But how to make money? People don’t buy products. They buy solutions to urgent problems. The last 1% which you’re not giving away for free should contain even more value than the free 99% combined.
My recommendation is to explore anything and everything that advances your writing career forward, and can “double” as a marketing vehicle for your writing, allowing you to add more revenue streams into the mix.
I highly recommend reading the essay “1,000 True Fans” by Kevin Kelly, where he explains how you really don’t need millions of readers in order to make an amazing living as a writer. Instead, if you can get 1,000 true fans (who spend at least $100 per year buying and supporting everything you put out into the world), you can earn yourself $100,000 per year.
You can sell a course. Compare this: In order to make $1 million as a writer, you need 100,000 people to buy your $10 book. Or, you need 5,000 people to buy a $200 course.
You can start a paid newsletter. Readers will subscribe on a monthly basis. This gives you more stability and reassurance that your income isn’t going to just magically disappear 30 days from now. For example, publish your book-in-progress chapter by chapter on a paid newsletter and you can probably make even more money while still having happy customers.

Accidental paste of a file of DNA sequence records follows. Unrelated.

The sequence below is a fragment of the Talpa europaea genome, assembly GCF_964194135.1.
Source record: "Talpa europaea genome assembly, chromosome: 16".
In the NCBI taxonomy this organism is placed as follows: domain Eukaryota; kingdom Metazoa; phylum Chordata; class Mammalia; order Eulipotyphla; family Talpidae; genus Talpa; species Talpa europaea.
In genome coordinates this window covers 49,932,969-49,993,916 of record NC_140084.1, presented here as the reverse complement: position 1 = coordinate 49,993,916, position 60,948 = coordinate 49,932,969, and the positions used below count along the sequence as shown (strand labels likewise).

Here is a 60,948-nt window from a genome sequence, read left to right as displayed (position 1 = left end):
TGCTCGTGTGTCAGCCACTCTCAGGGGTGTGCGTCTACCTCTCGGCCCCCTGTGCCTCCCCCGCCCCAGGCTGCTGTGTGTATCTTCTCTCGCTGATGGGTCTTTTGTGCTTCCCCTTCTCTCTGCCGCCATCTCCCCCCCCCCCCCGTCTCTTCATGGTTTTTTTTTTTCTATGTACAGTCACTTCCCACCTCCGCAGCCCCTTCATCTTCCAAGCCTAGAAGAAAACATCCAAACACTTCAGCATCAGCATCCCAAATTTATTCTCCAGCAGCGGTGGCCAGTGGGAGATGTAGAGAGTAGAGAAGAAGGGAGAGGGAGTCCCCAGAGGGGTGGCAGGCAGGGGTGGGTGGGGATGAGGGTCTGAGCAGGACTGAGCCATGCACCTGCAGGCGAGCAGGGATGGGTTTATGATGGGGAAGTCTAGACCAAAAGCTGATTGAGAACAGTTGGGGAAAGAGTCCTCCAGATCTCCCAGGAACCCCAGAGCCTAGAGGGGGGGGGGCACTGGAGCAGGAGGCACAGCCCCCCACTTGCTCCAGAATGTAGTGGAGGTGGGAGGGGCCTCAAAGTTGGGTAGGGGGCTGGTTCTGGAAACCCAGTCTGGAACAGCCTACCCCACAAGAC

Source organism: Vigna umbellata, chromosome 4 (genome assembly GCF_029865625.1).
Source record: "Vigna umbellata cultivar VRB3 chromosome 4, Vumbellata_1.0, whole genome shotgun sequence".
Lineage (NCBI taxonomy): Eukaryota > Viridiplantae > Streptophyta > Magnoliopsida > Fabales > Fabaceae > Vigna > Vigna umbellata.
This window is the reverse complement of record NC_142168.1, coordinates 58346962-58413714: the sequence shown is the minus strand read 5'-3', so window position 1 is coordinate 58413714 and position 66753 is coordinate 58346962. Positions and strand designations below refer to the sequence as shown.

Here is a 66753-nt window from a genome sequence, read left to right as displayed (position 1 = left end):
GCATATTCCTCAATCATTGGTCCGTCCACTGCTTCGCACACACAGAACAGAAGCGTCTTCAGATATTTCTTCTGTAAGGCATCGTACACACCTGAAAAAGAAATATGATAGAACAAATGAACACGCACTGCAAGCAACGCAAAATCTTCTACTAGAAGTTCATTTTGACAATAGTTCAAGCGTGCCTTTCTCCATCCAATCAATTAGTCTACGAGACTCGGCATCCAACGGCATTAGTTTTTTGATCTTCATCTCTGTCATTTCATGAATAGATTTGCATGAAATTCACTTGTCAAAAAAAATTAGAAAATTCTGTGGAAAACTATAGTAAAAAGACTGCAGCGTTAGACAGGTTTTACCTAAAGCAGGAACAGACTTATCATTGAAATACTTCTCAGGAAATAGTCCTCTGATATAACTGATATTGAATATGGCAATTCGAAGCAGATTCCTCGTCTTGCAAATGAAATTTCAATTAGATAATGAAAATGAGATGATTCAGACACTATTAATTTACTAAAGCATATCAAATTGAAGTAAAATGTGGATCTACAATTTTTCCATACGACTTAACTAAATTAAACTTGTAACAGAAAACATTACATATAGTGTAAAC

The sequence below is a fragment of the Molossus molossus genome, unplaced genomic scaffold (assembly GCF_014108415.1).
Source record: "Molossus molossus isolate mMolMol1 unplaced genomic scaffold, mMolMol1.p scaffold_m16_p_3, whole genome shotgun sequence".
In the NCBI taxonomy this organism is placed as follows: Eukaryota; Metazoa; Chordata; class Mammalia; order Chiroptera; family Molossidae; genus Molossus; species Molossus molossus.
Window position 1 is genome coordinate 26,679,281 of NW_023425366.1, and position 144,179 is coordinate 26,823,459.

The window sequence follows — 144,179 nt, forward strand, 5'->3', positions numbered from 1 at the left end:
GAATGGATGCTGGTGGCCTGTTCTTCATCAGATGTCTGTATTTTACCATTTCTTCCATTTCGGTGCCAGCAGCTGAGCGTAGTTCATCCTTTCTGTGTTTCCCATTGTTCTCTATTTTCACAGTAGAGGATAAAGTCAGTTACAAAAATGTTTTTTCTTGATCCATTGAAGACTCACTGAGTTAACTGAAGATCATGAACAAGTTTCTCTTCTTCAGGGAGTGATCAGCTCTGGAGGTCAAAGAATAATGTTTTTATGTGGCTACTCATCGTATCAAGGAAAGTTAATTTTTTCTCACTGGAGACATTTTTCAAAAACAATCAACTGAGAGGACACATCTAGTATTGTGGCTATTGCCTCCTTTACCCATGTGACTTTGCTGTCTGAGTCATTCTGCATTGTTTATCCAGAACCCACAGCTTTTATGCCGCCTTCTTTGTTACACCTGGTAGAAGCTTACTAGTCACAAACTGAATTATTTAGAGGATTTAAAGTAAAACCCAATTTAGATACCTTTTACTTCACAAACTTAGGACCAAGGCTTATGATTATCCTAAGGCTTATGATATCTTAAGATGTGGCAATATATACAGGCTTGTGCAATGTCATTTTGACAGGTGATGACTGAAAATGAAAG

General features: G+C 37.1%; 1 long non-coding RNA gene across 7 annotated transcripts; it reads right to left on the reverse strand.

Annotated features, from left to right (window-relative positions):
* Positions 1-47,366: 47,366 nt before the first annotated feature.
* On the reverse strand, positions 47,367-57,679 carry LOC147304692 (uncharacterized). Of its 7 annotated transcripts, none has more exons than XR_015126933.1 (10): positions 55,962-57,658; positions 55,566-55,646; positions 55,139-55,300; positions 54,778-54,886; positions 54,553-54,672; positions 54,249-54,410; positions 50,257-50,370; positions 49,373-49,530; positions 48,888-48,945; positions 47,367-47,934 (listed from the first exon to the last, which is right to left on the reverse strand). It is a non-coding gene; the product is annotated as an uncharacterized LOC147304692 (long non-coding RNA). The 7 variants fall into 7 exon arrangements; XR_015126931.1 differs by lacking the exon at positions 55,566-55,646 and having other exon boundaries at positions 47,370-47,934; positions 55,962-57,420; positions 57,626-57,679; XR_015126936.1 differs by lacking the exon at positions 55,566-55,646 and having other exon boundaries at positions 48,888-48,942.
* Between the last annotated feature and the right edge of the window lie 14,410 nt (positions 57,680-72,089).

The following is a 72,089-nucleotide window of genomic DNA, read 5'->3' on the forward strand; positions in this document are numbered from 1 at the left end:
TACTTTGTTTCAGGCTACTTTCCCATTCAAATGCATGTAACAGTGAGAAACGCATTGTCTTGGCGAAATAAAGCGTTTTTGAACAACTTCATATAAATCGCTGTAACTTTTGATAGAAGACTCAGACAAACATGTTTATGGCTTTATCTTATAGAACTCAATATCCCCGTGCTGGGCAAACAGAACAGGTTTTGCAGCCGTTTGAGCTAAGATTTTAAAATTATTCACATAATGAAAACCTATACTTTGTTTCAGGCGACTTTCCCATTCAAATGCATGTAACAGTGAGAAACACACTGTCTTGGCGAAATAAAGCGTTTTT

Basically, anything you know how to do, with an end result that other people want as well, can be sold as a service. For example, the whole of the internet is nothing more than a massive library of content. So every single entity with a presence on the internet, in some sort of capacity, needs content – and if you can provide the words they need, you’re in demand.
The goal is to write something that is even more valuable, and even more relevant to the target reader – and successfully encourages them to take some form of action like signing up for a newsletter or purchasing a product.
The 1 Habit Every Single Writer Needs to Master in Order to Become Successful
Writing. A lot.
The question is, do your habits reflect your desires?